But Rogin's charge ignores the rest of Clinton's speech. In the portion of the speech that Rogin did not include in his post, Clinton said that the U.S. legislation she referenced was "building on the framework established by" sanctions passed by the UN's Security Council in June 2010, making it clear that she was referring not to every sanction proposal, but specifically to the Comprehensive Iran Sanctions, Accountability, and Divestment Act of 2010. Clinton played a critical role in brokering a deal to guarantee passage of those sanctions, which passed weeks after the UN sanctions:

    CLINTON: So we went to the UN Security Council and proposed some of the toughest multilateral sanctions ever on record. I worked for months to round up the votes. It reminded me of the back-room negotiations in the Senate with all the horse-trading, arm-twisting, vote counting that go into passing any major legislation. In the end we were successful. After years of division, the international community came together and sent a very strong, unified message to Iran. 

    And then building on the framework established by the United Nations Security Council, with the help of Congress the Obama administration imposed some of the most stringent crippling sanctions on top of the international ones, and so did our European partners. Our goal was to put so much financial pressure on Iran's leaders that they would have no choice but to come back to the negotiating table with a serious offer. We went after Iran's oil industry, banks, and weapons programs, enlisted insurance firms, shipping lines, energy companies, financial institutions and others to cut Iran off from global commerce. Most of all, I made it my personal mission to convince the top consumers of Iran's oil to diversify their supplies and buy less from Tehran. That was no easy sell. Remember, this was taking place in the midst of the global economic slowdown.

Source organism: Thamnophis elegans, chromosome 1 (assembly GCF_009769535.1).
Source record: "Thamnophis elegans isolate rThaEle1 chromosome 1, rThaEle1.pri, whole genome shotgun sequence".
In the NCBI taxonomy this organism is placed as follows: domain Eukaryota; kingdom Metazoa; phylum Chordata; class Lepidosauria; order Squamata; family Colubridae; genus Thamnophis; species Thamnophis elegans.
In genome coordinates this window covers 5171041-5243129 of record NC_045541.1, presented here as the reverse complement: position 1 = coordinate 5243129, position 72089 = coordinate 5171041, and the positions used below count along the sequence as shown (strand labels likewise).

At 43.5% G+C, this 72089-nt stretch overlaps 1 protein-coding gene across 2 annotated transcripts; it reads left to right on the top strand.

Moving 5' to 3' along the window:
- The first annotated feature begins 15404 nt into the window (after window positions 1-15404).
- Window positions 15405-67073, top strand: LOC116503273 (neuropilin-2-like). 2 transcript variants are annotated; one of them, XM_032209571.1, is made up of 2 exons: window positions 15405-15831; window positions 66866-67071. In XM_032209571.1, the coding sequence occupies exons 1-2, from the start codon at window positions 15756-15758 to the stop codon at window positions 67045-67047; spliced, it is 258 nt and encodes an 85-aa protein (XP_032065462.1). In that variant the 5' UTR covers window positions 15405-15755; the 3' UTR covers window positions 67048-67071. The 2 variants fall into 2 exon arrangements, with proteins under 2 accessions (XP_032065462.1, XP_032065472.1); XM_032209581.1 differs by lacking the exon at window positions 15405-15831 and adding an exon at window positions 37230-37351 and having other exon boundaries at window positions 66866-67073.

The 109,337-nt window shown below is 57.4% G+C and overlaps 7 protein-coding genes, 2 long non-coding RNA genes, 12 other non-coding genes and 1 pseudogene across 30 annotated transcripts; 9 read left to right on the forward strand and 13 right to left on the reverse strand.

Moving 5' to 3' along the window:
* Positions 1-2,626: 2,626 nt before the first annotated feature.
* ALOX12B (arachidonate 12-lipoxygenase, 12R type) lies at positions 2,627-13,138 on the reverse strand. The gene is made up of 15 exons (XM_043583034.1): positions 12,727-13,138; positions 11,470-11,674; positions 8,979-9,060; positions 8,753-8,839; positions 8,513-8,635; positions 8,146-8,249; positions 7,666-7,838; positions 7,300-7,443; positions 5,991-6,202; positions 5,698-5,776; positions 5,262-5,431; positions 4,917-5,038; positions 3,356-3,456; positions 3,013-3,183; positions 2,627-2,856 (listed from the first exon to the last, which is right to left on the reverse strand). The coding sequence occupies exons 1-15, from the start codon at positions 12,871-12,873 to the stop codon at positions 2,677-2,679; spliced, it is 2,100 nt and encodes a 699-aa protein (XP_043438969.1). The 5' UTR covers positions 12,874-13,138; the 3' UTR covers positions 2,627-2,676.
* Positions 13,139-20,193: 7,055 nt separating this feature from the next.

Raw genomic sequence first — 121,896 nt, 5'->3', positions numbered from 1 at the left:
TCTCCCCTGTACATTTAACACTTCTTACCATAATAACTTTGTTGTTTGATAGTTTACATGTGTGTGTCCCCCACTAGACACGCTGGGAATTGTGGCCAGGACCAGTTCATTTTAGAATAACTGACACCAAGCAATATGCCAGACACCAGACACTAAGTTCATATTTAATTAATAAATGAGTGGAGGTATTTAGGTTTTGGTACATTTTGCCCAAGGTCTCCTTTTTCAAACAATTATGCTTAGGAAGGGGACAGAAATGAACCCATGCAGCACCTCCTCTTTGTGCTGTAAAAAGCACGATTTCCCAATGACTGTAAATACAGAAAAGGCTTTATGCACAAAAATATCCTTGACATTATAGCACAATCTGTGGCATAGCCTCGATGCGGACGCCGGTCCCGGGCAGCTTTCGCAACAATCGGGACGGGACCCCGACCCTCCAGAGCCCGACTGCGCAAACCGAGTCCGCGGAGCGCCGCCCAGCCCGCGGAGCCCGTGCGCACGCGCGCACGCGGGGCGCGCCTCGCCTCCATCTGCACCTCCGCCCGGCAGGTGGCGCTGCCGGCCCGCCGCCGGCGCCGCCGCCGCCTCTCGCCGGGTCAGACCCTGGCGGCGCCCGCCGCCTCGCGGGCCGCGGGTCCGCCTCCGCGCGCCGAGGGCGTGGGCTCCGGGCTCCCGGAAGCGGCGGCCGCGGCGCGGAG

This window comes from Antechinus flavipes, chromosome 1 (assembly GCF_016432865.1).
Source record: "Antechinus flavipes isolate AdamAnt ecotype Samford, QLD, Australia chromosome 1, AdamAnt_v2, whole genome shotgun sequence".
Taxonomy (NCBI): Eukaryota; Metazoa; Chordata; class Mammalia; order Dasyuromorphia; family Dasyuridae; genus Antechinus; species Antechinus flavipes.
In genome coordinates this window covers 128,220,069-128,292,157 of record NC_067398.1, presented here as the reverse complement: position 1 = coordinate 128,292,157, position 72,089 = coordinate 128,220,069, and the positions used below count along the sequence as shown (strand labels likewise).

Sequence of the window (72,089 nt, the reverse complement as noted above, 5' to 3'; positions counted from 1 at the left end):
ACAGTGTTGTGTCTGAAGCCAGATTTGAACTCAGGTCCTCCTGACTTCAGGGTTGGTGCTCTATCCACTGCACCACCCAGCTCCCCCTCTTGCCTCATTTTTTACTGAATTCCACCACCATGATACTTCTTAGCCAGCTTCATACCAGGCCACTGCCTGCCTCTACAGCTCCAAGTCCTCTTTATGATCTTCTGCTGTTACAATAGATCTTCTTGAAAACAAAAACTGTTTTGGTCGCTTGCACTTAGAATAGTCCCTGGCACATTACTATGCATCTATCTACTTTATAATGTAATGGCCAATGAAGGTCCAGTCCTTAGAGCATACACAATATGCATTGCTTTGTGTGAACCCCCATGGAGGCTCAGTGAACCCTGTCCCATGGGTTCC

Clinton's efforts to make sure CISADA passed have been documented and back up her statement that she and the Obama administration were successful. As The New York Times reported in 2010, Clinton "brokered a last-minute compromise with House leaders on the Iran sanctions bill."

    Clinton also pointed to her record of influencing "top consumers of Iran's oil to diversify their supplies and buy less from Tehran." Her record here is also well-established. State Department fact sheets show that, as a result of CISADA's passage and the State Department's diplomacy under Clinton, the department sanctioned companies for "doing business with Iran's energy sector," and persuaded "five major multinational oil firms to withdraw all significant activity in Iran, costing them hundreds of millions of dollars."